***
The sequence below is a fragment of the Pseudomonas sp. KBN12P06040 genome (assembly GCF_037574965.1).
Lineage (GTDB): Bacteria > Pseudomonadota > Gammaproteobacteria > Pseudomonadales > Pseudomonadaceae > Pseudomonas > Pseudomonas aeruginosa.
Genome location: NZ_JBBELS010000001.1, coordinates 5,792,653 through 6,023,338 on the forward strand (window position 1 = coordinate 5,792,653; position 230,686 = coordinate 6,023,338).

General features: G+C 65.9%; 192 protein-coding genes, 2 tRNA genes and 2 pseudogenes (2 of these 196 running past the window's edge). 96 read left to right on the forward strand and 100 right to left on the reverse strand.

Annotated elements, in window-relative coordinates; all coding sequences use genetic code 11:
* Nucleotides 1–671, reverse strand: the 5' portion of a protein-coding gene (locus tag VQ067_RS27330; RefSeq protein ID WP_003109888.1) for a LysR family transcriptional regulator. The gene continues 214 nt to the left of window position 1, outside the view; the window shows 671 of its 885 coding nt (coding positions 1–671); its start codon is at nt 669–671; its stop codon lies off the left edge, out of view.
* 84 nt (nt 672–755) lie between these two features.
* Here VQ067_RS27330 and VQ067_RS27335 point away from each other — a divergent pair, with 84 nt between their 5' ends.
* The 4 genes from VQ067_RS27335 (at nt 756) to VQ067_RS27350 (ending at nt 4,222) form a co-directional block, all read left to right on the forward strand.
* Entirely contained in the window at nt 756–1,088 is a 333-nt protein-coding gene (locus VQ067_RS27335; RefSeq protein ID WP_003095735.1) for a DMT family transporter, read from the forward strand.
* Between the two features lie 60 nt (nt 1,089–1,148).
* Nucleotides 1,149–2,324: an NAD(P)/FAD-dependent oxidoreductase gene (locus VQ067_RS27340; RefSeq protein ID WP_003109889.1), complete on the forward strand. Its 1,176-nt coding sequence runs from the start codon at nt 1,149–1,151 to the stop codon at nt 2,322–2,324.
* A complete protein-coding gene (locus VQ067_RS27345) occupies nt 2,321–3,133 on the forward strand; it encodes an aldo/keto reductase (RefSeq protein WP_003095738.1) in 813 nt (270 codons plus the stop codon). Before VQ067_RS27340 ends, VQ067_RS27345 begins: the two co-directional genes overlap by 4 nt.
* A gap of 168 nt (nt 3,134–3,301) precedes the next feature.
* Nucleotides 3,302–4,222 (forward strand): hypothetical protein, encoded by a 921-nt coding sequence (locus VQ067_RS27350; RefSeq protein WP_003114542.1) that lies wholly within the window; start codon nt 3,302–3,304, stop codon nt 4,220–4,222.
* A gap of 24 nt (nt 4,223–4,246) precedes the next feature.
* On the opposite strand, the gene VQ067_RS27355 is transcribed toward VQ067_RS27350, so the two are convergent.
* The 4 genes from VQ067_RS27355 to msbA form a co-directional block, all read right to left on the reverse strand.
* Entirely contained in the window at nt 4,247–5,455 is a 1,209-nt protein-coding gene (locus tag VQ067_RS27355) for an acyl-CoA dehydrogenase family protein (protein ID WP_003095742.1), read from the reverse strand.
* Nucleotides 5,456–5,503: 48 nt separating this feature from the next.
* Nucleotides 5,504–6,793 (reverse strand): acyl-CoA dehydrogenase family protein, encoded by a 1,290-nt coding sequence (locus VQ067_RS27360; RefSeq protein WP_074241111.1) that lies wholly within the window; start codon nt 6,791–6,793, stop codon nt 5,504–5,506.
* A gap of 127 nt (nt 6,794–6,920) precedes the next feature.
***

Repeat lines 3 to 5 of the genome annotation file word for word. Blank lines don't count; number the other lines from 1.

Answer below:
Genome location: NZ_JBBELS010000001.1, coordinates 5,792,653 through 6,023,338 on the forward strand (window position 1 = coordinate 5,792,653; position 230,686 = coordinate 6,023,338).

General features: G+C 65.9%; 192 protein-coding genes, 2 tRNA genes and 2 pseudogenes (2 of these 196 running past the window's edge). 96 read left to right on the forward strand and 100 right to left on the reverse strand.

Annotated elements, in window-relative coordinates; all coding sequences use genetic code 11: